Either way, I'm excited about better brakes. Bring them on.
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Old 11-09-2006, 03:35 PM   #17
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Each corner would likely be independent of the others to facilitate stability control, so it would take a major central failure to loose braking force. Also, there will always be a backup system, like the emergency brake in current cars.

And I'm guessing pedal feel will be like electronic throttles; adjustable to different applications. I wouldn't be suprised if they add a solenoid/servo to the brake pedal to articulate certain feedback aspects.

Tom
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Old 11-09-2006, 03:41 PM   #18
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Quote:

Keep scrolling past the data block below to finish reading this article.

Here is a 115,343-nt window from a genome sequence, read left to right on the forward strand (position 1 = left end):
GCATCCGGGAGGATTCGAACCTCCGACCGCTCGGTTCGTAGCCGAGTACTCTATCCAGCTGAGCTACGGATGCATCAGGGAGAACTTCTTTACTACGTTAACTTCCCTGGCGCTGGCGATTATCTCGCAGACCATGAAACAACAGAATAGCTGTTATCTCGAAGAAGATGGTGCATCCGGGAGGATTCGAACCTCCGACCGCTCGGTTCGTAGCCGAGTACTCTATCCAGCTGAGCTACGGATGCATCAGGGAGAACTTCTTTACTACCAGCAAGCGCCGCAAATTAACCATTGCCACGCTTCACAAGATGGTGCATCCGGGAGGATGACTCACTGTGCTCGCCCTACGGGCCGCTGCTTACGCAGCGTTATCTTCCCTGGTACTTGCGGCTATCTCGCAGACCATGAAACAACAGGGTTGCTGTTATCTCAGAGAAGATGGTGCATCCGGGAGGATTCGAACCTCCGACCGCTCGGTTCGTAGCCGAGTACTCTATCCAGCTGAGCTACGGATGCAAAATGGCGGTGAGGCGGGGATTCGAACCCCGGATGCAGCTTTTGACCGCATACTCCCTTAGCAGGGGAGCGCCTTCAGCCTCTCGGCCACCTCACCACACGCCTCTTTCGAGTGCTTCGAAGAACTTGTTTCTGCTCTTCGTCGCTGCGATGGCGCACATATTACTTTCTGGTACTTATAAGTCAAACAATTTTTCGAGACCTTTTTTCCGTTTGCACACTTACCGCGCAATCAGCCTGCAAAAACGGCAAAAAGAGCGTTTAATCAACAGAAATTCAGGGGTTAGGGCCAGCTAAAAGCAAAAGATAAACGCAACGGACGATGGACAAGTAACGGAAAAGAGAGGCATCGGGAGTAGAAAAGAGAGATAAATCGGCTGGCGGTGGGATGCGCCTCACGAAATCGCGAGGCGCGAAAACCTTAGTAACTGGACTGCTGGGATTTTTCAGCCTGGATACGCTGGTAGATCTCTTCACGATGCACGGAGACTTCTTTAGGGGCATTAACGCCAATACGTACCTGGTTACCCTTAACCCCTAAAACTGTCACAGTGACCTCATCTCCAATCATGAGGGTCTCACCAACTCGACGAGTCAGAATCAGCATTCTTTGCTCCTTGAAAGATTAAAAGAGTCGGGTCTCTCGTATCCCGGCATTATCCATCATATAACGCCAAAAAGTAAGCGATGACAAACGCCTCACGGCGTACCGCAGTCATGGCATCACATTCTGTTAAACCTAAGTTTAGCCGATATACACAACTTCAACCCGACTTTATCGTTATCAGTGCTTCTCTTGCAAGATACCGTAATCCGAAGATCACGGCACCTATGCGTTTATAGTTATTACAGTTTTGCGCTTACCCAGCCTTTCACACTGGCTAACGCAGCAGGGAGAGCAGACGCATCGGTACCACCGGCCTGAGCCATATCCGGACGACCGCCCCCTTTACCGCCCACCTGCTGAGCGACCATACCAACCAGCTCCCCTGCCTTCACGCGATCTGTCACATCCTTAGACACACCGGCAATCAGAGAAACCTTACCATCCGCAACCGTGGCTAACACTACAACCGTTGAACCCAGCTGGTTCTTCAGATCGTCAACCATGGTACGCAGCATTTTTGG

Originally Posted by KAX View Post
yes, but how realistic is it going to be? i havent seen very many tunable tiptronic parts on the market, or tunable DBW parts. Maybe for racing its great, and if thats what they are going for then I will shut up (since i didnt read the article), but i dont see it as any better for consumer cars.
Completely different senario. A "tiptronic" transmission is simply an automatic trans with a more manual control of gear selection. It doesn't allow faster shifting without modifying the fluid passage ways or pressures.
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Old 11-09-2006, 03:50 PM   #19